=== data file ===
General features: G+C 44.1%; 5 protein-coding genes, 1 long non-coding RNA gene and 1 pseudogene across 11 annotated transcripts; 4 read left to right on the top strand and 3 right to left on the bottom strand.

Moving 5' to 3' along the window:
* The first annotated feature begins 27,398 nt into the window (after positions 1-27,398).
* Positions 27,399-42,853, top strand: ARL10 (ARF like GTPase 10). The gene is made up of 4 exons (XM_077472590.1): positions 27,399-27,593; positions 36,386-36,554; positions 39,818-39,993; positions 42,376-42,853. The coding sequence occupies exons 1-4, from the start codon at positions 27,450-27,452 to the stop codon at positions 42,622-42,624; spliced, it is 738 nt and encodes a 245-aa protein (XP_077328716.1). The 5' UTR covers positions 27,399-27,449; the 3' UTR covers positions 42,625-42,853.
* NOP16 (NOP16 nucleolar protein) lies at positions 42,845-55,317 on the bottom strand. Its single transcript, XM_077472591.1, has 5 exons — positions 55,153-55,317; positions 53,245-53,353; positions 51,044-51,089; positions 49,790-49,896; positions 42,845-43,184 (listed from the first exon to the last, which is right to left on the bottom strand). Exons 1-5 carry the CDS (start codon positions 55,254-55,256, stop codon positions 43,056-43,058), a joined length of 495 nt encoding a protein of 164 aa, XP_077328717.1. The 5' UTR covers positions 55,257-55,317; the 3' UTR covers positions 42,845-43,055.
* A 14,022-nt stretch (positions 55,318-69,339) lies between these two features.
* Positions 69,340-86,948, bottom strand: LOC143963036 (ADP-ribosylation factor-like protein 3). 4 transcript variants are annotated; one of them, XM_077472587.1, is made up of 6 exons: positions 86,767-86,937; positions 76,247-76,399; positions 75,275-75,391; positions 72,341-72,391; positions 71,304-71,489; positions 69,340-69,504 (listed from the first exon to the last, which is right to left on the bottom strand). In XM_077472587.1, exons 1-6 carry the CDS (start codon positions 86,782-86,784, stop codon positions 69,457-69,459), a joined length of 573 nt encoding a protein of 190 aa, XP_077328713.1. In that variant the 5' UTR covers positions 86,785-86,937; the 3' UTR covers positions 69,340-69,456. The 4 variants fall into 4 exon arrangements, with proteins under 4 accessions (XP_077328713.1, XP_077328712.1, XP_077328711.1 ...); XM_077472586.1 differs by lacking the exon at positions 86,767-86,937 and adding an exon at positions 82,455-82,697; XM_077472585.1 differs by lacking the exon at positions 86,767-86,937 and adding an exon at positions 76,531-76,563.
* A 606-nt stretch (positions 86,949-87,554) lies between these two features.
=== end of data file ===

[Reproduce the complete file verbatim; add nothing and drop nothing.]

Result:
General features: G+C 44.1%; 5 protein-coding genes, 1 long non-coding RNA gene and 1 pseudogene across 11 annotated transcripts; 4 read left to right on the top strand and 3 right to left on the bottom strand.

Moving 5' to 3' along the window:
* The first annotated feature begins 27,398 nt into the window (after positions 1-27,398).
* Positions 27,399-42,853, top strand: ARL10 (ARF like GTPase 10). The gene is made up of 4 exons (XM_077472590.1): positions 27,399-27,593; positions 36,386-36,554; positions 39,818-39,993; positions 42,376-42,853. The coding sequence occupies exons 1-4, from the start codon at positions 27,450-27,452 to the stop codon at positions 42,622-42,624; spliced, it is 738 nt and encodes a 245-aa protein (XP_077328716.1). The 5' UTR covers positions 27,399-27,449; the 3' UTR covers positions 42,625-42,853.
* NOP16 (NOP16 nucleolar protein) lies at positions 42,845-55,317 on the bottom strand. Its single transcript, XM_077472591.1, has 5 exons — positions 55,153-55,317; positions 53,245-53,353; positions 51,044-51,089; positions 49,790-49,896; positions 42,845-43,184 (listed from the first exon to the last, which is right to left on the bottom strand). Exons 1-5 carry the CDS (start codon positions 55,254-55,256, stop codon positions 43,056-43,058), a joined length of 495 nt encoding a protein of 164 aa, XP_077328717.1. The 5' UTR covers positions 55,257-55,317; the 3' UTR covers positions 42,845-43,055.
* A 14,022-nt stretch (positions 55,318-69,339) lies between these two features.
* Positions 69,340-86,948, bottom strand: LOC143963036 (ADP-ribosylation factor-like protein 3). 4 transcript variants are annotated; one of them, XM_077472587.1, is made up of 6 exons: positions 86,767-86,937; positions 76,247-76,399; positions 75,275-75,391; positions 72,341-72,391; positions 71,304-71,489; positions 69,340-69,504 (listed from the first exon to the last, which is right to left on the bottom strand). In XM_077472587.1, exons 1-6 carry the CDS (start codon positions 86,782-86,784, stop codon positions 69,457-69,459), a joined length of 573 nt encoding a protein of 190 aa, XP_077328713.1. In that variant the 5' UTR covers positions 86,785-86,937; the 3' UTR covers positions 69,340-69,456. The 4 variants fall into 4 exon arrangements, with proteins under 4 accessions (XP_077328713.1, XP_077328712.1, XP_077328711.1 ...); XM_077472586.1 differs by lacking the exon at positions 86,767-86,937 and adding an exon at positions 82,455-82,697; XM_077472585.1 differs by lacking the exon at positions 86,767-86,937 and adding an exon at positions 76,531-76,563.
* A 606-nt stretch (positions 86,949-87,554) lies between these two features.